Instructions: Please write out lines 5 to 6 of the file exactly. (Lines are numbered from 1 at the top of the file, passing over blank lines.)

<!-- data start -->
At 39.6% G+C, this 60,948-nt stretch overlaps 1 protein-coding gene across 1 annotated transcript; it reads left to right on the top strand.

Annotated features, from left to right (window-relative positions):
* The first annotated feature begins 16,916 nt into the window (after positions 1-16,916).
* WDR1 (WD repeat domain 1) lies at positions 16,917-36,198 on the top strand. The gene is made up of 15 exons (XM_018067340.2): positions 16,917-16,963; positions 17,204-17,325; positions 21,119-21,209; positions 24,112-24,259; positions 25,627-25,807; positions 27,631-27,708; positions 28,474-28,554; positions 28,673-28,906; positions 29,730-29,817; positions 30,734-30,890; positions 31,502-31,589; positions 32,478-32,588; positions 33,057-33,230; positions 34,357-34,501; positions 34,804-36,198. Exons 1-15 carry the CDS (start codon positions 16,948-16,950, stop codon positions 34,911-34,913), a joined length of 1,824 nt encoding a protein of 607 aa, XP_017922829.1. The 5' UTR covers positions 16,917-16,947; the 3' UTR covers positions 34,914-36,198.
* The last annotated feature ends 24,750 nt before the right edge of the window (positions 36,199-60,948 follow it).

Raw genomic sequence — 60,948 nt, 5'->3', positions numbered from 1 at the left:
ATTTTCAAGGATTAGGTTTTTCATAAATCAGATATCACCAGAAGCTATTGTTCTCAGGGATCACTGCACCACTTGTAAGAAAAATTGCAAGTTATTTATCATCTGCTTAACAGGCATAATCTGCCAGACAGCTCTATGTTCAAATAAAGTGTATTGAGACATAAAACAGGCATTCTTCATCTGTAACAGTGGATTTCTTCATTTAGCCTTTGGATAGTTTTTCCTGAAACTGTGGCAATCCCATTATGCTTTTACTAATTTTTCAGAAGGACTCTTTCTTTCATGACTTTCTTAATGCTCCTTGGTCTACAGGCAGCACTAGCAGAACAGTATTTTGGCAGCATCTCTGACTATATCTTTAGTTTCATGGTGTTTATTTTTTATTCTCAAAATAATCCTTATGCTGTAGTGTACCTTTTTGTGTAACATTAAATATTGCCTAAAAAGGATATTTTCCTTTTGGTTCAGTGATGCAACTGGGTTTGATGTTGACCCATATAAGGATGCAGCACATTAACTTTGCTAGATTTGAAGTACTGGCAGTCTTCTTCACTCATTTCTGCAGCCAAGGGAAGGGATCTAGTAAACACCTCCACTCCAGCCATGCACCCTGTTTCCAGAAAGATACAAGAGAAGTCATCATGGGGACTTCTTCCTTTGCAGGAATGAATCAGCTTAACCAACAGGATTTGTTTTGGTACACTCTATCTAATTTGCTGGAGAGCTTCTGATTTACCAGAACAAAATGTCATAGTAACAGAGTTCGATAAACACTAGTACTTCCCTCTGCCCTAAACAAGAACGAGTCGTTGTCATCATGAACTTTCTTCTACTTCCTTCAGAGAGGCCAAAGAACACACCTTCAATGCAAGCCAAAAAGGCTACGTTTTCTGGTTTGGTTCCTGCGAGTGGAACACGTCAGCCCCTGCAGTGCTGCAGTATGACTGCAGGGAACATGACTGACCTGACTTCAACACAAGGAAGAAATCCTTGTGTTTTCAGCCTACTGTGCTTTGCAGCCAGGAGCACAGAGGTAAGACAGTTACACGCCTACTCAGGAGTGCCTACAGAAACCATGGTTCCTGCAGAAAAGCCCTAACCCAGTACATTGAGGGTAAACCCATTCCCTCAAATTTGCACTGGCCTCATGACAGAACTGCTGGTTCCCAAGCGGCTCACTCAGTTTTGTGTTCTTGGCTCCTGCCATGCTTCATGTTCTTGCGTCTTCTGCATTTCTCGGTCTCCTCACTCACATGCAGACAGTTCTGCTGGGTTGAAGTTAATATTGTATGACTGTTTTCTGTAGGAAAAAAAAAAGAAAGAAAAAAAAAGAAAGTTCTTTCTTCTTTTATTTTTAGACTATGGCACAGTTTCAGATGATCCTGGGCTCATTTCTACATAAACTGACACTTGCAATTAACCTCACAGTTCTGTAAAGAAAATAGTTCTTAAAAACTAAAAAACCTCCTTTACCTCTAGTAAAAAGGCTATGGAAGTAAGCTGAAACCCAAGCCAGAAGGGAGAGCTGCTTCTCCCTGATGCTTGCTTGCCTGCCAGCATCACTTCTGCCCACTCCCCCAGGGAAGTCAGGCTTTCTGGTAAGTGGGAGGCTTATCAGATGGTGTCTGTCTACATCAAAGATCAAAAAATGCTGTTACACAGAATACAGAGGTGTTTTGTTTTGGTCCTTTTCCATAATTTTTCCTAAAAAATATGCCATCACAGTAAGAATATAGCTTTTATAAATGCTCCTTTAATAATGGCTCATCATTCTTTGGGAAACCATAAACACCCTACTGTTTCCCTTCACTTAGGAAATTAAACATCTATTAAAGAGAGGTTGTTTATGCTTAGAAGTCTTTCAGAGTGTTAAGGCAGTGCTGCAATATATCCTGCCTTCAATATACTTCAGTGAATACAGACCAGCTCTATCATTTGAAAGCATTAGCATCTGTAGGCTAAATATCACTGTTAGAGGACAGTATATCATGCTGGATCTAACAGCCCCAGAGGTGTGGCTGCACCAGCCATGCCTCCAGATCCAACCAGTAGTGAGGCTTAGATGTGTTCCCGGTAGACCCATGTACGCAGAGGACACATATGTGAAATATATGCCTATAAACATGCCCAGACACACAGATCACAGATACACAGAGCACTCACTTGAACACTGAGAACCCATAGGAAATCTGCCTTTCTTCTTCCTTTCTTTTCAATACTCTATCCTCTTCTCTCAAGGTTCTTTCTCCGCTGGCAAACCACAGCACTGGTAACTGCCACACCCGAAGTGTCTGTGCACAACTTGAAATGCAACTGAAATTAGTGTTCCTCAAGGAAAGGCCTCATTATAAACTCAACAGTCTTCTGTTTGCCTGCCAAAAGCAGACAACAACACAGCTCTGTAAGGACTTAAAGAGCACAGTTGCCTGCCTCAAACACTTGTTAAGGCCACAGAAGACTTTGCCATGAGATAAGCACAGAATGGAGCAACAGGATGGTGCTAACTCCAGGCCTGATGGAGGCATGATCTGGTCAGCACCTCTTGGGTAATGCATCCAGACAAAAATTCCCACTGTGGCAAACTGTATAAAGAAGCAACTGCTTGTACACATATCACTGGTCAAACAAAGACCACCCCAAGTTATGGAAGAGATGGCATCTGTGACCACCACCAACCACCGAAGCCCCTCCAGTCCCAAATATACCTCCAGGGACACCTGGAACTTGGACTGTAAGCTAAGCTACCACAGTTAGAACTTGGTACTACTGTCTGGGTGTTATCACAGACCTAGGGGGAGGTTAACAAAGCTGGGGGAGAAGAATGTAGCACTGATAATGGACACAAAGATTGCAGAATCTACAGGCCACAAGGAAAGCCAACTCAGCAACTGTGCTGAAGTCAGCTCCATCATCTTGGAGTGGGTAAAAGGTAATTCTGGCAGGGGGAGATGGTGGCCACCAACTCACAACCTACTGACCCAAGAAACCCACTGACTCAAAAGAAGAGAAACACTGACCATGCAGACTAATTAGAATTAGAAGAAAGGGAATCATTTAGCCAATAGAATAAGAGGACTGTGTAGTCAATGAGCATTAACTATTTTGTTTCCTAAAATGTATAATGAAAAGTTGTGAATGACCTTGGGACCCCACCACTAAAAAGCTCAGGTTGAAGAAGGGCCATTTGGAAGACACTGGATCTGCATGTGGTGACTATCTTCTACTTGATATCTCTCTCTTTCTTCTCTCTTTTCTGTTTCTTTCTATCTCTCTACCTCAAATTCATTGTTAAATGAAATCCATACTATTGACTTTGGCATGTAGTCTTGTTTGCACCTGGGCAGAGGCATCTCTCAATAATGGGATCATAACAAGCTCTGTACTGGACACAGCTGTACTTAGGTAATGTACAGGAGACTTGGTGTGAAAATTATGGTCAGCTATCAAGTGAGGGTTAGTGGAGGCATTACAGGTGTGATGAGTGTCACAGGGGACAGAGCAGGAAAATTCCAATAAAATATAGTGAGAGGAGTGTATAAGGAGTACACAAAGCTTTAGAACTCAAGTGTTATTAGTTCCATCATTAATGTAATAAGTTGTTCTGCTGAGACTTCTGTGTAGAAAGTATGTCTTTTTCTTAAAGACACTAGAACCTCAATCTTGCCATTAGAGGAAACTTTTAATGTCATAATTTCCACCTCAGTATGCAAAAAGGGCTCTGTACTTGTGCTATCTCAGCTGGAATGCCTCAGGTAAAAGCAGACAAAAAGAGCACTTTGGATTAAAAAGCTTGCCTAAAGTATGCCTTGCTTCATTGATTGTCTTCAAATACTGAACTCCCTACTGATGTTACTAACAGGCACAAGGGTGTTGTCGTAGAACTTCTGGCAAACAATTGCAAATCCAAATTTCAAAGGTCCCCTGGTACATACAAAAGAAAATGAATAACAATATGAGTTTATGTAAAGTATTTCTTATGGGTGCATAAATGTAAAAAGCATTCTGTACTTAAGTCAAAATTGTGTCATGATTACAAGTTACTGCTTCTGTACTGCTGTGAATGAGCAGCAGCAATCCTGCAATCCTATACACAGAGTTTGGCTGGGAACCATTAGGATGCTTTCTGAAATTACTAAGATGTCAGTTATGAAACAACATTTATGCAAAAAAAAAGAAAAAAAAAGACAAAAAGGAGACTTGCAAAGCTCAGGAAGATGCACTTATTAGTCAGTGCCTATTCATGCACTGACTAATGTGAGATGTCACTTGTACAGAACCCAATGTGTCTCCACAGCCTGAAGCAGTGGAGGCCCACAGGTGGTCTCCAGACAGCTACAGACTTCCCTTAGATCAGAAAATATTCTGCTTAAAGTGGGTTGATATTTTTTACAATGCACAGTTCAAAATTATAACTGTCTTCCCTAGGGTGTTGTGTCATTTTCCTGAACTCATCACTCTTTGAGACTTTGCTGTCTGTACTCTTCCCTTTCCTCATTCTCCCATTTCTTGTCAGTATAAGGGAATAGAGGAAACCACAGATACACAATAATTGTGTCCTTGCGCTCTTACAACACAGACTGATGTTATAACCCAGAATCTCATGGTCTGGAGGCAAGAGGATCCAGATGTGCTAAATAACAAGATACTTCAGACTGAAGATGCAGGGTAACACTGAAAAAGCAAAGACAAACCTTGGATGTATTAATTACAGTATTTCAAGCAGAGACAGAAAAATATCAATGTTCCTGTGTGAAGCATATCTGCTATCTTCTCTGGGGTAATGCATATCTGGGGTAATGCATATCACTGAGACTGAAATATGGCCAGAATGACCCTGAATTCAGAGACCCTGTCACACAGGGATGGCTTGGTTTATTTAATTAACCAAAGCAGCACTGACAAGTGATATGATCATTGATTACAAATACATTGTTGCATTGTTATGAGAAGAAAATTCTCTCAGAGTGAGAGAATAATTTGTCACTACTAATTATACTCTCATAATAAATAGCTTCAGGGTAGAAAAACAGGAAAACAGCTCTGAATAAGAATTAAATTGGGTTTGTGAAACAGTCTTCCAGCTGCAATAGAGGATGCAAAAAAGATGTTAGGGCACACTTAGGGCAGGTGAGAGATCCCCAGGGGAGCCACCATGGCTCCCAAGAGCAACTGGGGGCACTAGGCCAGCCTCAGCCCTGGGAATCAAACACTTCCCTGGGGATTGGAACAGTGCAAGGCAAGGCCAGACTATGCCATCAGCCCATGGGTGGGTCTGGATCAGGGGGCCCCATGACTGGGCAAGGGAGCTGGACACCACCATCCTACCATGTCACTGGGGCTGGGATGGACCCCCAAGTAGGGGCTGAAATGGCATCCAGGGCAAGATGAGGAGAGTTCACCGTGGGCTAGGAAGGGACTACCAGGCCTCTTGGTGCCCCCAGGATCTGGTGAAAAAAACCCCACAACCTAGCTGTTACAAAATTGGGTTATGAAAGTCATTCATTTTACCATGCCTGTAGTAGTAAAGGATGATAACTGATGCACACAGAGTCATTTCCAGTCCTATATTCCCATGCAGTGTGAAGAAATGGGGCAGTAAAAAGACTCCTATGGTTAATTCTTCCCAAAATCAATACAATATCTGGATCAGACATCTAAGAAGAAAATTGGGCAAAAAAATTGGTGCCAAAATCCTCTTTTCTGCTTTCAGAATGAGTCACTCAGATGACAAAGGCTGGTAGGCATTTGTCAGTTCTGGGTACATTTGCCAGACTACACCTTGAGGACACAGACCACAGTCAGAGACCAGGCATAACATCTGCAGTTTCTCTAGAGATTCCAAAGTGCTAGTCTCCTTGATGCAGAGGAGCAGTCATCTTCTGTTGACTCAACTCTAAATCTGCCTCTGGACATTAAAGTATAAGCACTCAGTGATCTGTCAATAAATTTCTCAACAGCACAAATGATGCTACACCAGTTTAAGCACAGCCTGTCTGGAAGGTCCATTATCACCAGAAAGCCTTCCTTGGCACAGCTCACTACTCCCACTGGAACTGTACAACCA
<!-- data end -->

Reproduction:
* The last annotated feature ends 24,750 nt before the right edge of the window (positions 36,199-60,948 follow it).

Raw genomic sequence — 60,948 nt, 5'->3', positions numbered from 1 at the left: